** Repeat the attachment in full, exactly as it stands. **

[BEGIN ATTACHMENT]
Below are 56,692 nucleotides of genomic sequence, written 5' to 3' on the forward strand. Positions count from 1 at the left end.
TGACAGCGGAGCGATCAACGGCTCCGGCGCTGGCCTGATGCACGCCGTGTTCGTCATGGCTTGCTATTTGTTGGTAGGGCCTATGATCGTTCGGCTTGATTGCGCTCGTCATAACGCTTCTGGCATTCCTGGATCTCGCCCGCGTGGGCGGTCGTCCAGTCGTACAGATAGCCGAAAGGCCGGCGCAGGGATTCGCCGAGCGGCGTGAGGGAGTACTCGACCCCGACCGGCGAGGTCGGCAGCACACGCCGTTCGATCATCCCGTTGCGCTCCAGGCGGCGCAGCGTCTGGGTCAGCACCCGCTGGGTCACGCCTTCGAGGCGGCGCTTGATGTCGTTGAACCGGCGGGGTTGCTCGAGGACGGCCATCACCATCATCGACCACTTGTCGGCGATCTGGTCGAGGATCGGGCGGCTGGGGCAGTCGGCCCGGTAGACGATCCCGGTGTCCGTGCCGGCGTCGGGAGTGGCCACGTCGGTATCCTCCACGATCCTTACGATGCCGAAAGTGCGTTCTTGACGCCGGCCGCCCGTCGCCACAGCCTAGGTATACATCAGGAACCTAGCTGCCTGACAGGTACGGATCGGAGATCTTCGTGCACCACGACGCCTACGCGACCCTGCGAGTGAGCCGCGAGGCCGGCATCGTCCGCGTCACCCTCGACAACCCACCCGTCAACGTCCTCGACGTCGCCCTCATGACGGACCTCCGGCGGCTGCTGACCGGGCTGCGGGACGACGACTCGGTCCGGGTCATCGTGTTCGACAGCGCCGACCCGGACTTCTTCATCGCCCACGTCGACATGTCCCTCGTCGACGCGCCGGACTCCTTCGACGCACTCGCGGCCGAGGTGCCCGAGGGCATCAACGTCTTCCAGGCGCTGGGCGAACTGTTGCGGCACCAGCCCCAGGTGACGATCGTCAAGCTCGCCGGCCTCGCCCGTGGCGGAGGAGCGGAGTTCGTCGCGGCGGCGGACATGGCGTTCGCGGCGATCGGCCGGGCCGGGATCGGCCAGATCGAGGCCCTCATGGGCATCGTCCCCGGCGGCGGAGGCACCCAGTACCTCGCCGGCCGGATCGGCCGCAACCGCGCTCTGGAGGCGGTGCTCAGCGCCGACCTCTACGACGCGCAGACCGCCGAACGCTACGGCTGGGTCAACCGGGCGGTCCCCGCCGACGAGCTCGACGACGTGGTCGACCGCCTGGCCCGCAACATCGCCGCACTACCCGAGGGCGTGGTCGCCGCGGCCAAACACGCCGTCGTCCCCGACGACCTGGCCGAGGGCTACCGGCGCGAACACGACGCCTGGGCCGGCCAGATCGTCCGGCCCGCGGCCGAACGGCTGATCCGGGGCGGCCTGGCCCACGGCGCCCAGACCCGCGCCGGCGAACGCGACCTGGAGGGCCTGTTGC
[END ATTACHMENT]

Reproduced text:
Below are 56,692 nucleotides of genomic sequence, written 5' to 3' on the forward strand. Positions count from 1 at the left end.
TGACAGCGGAGCGATCAACGGCTCCGGCGCTGGCCTGATGCACGCCGTGTTCGTCATGGCTTGCTATTTGTTGGTAGGGCCTATGATCGTTCGGCTTGATTGCGCTCGTCATAACGCTTCTGGCATTCCTGGATCTCGCCCGCGTGGGCGGTCGTCCAGTCGTACAGATAGCCGAAAGGCCGGCGCAGGGATTCGCCGAGCGGCGTGAGGGAGTACTCGACCCCGACCGGCGAGGTCGGCAGCACACGCCGTTCGATCATCCCGTTGCGCTCCAGGCGGCGCAGCGTCTGGGTCAGCACCCGCTGGGTCACGCCTTCGAGGCGGCGCTTGATGTCGTTGAACCGGCGGGGTTGCTCGAGGACGGCCATCACCATCATCGACCACTTGTCGGCGATCTGGTCGAGGATCGGGCGGCTGGGGCAGTCGGCCCGGTAGACGATCCCGGTGTCCGTGCCGGCGTCGGGAGTGGCCACGTCGGTATCCTCCACGATCCTTACGATGCCGAAAGTGCGTTCTTGACGCCGGCCGCCCGTCGCCACAGCCTAGGTATACATCAGGAACCTAGCTGCCTGACAGGTACGGATCGGAGATCTTCGTGCACCACGACGCCTACGCGACCCTGCGAGTGAGCCGCGAGGCCGGCATCGTCCGCGTCACCCTCGACAACCCACCCGTCAACGTCCTCGACGTCGCCCTCATGACGGACCTCCGGCGGCTGCTGACCGGGCTGCGGGACGACGACTCGGTCCGGGTCATCGTGTTCGACAGCGCCGACCCGGACTTCTTCATCGCCCACGTCGACATGTCCCTCGTCGACGCGCCGGACTCCTTCGACGCACTCGCGGCCGAGGTGCCCGAGGGCATCAACGTCTTCCAGGCGCTGGGCGAACTGTTGCGGCACCAGCCCCAGGTGACGATCGTCAAGCTCGCCGGCCTCGCCCGTGGCGGAGGAGCGGAGTTCGTCGCGGCGGCGGACATGGCGTTCGCGGCGATCGGCCGGGCCGGGATCGGCCAGATCGAGGCCCTCATGGGCATCGTCCCCGGCGGCGGAGGCACCCAGTACCTCGCCGGCCGGATCGGCCGCAACCGCGCTCTGGAGGCGGTGCTCAGCGCCGACCTCTACGACGCGCAGACCGCCGAACGCTACGGCTGGGTCAACCGGGCGGTCCCCGCCGACGAGCTCGACGACGTGGTCGACCGCCTGGCCCGCAACATCGCCGCACTACCCGAGGGCGTGGTCGCCGCGGCCAAACACGCCGTCGTCCCCGACGACCTGGCCGAGGGCTACCGGCGCGAACACGACGCCTGGGCCGGCCAGATCGTCCGGCCCGCGGCCGAACGGCTGATCCGGGGCGGCCTGGCCCACGGCGCCCAGACCCGCGCCGGCGAACGCGACCTGGAGGGCCTGTTGC